The Hazards Postal Carriers Face

The other day, an envelope showed up in my mailbox containing a form letter from our local postmaster.

It was a warning/alert that postal employees face all sorts of hazards on the job and that we, the customers, need to do things to make their job safer. The letter said some postal customers will be hearing from their delivery person shortly about problems that need addressing.

The letter reminds the public about conditions to be maintained to keep postal workers safe, including: 

  • “Keep your property free of tripping hazards.
  • “Ensure that steps are well maintained.
  • “Provide a railing for any area with four or more steps.
  • “Keep curbside boxes clear of vehicles and garbage cans.
  • “Properly restrain your dogs.
  • “Move mailboxes outside of a fence of screened porch.
  • “Move mailboxes that are not at the proper height, such as a door slot that is located at the bottom of the door.”
What do postal workers endure every day? Let’s ride a few miles in their mail trucks or walk their routes with them.

In June a postal worker was killed in a dog attack in California. The United States Postal Service says 2,863 of its employees were attacked by dogs last year.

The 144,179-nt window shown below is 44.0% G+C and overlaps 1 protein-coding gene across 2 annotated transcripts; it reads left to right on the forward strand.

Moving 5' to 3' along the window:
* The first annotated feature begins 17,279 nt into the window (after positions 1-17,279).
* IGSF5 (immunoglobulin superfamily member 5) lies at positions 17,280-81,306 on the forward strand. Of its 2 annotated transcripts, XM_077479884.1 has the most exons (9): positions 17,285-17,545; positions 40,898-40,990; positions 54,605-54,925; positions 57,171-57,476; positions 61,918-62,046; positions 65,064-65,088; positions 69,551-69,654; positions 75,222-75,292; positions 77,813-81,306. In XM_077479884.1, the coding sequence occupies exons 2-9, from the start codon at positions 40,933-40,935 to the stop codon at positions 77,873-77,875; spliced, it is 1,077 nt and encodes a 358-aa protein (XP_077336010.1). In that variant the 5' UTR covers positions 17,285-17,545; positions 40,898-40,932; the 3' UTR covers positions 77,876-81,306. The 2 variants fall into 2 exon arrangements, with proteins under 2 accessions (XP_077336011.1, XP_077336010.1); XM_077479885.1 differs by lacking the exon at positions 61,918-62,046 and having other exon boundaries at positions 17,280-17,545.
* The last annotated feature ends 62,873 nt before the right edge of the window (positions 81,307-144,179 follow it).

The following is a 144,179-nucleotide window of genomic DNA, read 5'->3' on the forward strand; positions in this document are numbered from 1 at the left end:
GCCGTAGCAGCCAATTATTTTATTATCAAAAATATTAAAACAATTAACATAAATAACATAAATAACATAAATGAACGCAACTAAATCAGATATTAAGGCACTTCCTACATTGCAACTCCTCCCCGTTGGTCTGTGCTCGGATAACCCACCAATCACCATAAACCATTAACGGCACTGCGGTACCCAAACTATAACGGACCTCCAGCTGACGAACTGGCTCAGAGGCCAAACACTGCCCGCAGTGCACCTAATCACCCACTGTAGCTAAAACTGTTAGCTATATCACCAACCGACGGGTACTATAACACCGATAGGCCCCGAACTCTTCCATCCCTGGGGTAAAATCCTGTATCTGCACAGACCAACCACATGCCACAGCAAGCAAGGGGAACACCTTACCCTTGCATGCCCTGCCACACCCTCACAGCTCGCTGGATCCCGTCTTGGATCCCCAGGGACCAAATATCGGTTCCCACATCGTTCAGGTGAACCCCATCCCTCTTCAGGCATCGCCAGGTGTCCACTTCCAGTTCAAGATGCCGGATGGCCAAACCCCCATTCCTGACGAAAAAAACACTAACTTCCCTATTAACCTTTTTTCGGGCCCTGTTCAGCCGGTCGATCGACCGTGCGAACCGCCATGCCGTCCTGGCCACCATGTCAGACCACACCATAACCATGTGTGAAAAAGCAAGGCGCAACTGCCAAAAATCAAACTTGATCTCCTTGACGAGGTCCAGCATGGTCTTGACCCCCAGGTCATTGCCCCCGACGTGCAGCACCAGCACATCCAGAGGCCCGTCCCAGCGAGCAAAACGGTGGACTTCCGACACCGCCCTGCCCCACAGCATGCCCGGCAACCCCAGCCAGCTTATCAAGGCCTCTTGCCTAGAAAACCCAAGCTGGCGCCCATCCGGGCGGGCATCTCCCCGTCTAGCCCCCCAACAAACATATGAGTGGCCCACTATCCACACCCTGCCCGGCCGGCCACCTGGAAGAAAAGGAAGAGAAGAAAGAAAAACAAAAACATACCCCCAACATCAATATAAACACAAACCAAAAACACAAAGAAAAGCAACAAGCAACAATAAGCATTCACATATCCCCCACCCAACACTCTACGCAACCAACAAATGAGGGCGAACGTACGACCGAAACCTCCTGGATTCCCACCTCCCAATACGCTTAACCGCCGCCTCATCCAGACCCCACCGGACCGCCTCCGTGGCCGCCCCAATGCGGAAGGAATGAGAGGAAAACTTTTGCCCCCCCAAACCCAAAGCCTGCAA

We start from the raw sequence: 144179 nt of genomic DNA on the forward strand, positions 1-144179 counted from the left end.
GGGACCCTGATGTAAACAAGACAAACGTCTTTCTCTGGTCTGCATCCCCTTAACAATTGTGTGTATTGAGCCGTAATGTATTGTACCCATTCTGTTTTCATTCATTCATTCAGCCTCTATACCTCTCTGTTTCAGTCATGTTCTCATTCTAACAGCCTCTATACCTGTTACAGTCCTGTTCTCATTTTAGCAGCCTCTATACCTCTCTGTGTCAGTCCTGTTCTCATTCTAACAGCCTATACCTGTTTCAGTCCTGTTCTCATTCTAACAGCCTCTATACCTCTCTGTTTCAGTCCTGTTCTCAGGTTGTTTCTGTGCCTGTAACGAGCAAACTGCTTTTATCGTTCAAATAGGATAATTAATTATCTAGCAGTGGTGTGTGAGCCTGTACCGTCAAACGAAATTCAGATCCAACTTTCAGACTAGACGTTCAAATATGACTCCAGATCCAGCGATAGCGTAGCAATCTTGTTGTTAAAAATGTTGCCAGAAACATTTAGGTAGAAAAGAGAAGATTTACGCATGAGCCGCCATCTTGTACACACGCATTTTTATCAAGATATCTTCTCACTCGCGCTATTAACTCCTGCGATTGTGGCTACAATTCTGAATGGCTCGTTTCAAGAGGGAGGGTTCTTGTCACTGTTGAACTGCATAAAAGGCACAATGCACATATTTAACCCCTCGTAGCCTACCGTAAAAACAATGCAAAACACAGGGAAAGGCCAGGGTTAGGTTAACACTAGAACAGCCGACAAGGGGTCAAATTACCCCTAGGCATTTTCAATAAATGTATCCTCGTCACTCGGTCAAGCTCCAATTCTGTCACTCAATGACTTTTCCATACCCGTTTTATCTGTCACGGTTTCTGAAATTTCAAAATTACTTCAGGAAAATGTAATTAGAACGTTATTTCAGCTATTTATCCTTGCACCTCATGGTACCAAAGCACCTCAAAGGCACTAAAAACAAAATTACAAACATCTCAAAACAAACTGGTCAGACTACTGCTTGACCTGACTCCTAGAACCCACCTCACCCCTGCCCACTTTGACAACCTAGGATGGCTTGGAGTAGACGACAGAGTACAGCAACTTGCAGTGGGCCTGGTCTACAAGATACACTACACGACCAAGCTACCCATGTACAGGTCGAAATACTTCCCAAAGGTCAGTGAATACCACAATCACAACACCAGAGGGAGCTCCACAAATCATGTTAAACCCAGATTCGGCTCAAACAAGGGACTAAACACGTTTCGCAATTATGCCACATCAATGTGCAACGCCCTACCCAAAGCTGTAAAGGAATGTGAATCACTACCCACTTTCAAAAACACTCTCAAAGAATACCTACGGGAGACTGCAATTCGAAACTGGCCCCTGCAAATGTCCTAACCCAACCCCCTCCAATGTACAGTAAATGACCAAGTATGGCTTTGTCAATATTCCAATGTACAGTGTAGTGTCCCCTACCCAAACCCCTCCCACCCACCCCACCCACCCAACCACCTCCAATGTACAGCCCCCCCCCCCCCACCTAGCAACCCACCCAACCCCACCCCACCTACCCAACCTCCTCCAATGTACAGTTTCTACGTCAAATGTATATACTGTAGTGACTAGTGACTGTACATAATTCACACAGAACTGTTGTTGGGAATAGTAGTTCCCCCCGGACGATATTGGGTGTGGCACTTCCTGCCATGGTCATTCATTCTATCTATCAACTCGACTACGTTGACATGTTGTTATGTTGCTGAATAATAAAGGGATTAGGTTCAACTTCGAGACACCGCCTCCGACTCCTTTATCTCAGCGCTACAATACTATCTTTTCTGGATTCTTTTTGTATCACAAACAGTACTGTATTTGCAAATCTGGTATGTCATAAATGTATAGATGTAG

By the way, at the same time the Postal Service is asking customers to make life safer for its workers, the Labor Department says the USPS needs to fix electrical violations at 350 facilities around the country. The department reported:

“OSHA’s inspections have revealed numerous violations of similar worker safety standards at USPS facilities throughout the nation. The complaint alleges that USPS’s actions demonstrate an enterprise-wide policy that resulted in ongoing systemic electrical work safety violations. USPS failed to adequately train workers in recognizing electrical hazards and how to work safely around such hazards, and did not provide workers with the appropriate tools and personal protective equipment to avoid injury or death while working around and on electrical equipment. The complaint also seeks $558,000 for the eight willful and four serious violations discovered in Rhode Island.”

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